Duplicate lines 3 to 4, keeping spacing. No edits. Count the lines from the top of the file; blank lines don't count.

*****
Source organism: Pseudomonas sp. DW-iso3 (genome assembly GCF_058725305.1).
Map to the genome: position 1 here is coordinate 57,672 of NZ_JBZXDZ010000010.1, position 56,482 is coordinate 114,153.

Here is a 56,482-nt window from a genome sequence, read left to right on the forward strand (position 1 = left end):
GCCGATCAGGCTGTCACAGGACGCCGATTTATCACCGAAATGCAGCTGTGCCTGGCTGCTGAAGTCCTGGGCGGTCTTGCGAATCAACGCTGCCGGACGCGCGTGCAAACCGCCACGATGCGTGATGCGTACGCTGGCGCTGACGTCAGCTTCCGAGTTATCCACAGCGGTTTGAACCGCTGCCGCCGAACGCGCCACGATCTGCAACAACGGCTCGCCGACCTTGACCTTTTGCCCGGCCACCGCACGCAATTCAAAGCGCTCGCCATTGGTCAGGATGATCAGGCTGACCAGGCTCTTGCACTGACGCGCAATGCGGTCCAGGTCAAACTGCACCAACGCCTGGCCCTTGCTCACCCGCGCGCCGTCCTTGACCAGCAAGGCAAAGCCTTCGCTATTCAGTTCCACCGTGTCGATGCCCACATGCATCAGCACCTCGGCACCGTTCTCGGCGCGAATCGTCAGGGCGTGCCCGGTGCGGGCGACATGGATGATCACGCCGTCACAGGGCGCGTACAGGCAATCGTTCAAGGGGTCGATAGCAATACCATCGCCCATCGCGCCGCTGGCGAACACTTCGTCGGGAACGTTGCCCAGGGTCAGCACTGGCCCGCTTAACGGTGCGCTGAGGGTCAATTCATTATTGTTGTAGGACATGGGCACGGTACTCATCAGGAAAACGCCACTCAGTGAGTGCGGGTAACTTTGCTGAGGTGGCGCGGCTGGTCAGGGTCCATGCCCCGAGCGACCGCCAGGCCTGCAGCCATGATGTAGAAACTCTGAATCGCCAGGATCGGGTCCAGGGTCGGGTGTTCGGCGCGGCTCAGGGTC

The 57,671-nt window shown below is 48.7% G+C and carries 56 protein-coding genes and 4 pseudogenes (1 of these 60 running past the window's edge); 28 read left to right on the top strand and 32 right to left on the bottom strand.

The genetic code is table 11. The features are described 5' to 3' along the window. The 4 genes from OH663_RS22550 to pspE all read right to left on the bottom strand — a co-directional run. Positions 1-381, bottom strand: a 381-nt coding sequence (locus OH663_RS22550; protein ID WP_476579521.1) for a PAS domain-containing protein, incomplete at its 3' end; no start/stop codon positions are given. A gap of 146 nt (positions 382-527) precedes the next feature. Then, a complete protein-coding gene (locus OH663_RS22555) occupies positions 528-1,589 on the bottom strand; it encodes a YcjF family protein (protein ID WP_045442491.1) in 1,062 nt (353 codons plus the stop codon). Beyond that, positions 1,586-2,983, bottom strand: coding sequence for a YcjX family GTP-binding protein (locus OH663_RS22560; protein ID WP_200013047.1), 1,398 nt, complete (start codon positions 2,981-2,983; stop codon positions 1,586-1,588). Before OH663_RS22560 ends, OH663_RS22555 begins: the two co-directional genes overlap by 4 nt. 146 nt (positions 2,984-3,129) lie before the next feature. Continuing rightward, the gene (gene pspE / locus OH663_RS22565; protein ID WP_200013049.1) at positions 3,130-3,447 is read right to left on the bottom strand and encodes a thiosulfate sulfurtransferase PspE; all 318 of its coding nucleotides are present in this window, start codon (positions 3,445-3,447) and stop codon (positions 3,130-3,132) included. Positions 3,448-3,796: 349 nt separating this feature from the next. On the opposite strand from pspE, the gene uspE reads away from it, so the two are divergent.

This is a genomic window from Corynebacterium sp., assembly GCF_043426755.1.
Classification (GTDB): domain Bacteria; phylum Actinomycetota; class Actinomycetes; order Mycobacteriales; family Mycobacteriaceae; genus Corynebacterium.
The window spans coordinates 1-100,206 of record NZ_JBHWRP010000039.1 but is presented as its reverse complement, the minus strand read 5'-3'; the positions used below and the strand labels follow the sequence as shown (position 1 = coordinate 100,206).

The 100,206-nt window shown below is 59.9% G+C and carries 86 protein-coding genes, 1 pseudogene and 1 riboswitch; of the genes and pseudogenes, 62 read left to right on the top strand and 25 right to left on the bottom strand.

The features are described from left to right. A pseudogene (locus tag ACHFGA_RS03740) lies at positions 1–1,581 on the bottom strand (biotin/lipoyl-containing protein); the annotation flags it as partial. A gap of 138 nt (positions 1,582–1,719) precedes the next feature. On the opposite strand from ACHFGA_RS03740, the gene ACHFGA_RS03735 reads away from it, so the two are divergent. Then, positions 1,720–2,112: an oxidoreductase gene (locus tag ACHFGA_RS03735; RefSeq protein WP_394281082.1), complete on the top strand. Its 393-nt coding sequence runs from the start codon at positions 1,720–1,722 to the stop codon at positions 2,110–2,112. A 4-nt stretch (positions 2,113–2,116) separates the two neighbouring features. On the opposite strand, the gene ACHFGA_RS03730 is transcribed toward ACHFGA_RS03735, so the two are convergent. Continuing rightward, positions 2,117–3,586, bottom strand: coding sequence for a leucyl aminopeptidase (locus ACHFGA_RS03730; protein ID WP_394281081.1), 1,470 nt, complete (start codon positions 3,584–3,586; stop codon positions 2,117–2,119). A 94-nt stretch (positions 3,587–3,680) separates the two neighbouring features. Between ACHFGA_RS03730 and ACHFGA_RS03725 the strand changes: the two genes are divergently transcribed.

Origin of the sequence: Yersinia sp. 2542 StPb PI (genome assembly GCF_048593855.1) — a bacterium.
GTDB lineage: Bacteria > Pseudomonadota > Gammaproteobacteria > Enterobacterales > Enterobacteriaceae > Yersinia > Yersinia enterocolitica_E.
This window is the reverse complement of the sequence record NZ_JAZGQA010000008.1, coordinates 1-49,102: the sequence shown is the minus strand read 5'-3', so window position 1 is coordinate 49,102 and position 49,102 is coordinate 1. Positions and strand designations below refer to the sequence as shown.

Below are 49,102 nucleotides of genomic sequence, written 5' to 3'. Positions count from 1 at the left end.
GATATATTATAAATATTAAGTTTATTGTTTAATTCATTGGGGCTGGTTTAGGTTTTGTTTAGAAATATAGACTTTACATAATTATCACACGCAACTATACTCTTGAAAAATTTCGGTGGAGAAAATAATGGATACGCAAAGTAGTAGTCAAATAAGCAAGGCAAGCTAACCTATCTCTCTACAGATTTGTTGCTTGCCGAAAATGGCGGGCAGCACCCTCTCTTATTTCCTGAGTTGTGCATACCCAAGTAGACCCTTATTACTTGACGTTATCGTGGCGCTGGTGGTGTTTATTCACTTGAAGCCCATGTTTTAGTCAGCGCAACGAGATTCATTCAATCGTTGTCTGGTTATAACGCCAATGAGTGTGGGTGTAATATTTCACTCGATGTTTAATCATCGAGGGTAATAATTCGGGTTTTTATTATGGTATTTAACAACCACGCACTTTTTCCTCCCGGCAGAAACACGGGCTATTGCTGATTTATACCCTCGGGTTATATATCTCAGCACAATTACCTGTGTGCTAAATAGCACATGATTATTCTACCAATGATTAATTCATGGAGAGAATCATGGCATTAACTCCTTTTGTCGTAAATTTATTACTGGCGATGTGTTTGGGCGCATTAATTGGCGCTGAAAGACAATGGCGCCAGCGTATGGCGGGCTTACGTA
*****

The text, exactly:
Here is a 56,482-nt window from a genome sequence, read left to right on the forward strand (position 1 = left end):
GCCGATCAGGCTGTCACAGGACGCCGATTTATCACCGAAATGCAGCTGTGCCTGGCTGCTGAAGTCCTGGGCGGTCTTGCGAATCAACGCTGCCGGACGCGCGTGCAAACCGCCACGATGCGTGATGCGTACGCTGGCGCTGACGTCAGCTTCCGAGTTATCCACAGCGGTTTGAACCGCTGCCGCCGAACGCGCCACGATCTGCAACAACGGCTCGCCGACCTTGACCTTTTGCCCGGCCACCGCACGCAATTCAAAGCGCTCGCCATTGGTCAGGATGATCAGGCTGACCAGGCTCTTGCACTGACGCGCAATGCGGTCCAGGTCAAACTGCACCAACGCCTGGCCCTTGCTCACCCGCGCGCCGTCCTTGACCAGCAAGGCAAAGCCTTCGCTATTCAGTTCCACCGTGTCGATGCCCACATGCATCAGCACCTCGGCACCGTTCTCGGCGCGAATCGTCAGGGCGTGCCCGGTGCGGGCGACATGGATGATCACGCCGTCACAGGGCGCGTACAGGCAATCGTTCAAGGGGTCGATAGCAATACCATCGCCCATCGCGCCGCTGGCGAACACTTCGTCGGGAACGTTGCCCAGGGTCAGCACTGGCCCGCTTAACGGTGCGCTGAGGGTCAATTCATTATTGTTGTAGGACATGGGCACGGTACTCATCAGGAAAACGCCACTCAGTGAGTGCGGGTAACTTTGCTGAGGTGGCGCGGCTGGTCAGGGTCCATGCCCCGAGCGACCGCCAGGCCTGCAGCCATGATGTAGAAACTCTGAATCGCCAGGATCGGGTCCAGGGTCGGGTGTTCGGCGCGGCTCAGGGTC